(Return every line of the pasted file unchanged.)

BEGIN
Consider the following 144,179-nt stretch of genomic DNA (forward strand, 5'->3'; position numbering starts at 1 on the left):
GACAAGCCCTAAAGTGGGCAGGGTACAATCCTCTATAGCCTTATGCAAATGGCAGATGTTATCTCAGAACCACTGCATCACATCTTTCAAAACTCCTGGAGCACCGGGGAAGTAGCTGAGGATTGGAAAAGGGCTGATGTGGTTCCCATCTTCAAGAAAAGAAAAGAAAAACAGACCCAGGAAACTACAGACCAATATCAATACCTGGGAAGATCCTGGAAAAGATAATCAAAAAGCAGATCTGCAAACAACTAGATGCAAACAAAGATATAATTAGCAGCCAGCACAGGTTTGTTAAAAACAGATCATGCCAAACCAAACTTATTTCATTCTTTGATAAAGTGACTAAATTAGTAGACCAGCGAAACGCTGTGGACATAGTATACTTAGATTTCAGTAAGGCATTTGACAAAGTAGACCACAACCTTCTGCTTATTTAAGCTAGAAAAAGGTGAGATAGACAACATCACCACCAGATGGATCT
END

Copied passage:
Consider the following 144,179-nt stretch of genomic DNA (forward strand, 5'->3'; position numbering starts at 1 on the left):
GACAAGCCCTAAAGTGGGCAGGGTACAATCCTCTATAGCCTTATGCAAATGGCAGATGTTATCTCAGAACCACTGCATCACATCTTTCAAAACTCCTGGAGCACCGGGGAAGTAGCTGAGGATTGGAAAAGGGCTGATGTGGTTCCCATCTTCAAGAAAAGAAAAGAAAAACAGACCCAGGAAACTACAGACCAATATCAATACCTGGGAAGATCCTGGAAAAGATAATCAAAAAGCAGATCTGCAAACAACTAGATGCAAACAAAGATATAATTAGCAGCCAGCACAGGTTTGTTAAAAACAGATCATGCCAAACCAAACTTATTTCATTCTTTGATAAAGTGACTAAATTAGTAGACCAGCGAAACGCTGTGGACATAGTATACTTAGATTTCAGTAAGGCATTTGACAAAGTAGACCACAACCTTCTGCTTATTTAAGCTAGAAAAAGGTGAGATAGACAACATCACCACCAGATGGATCT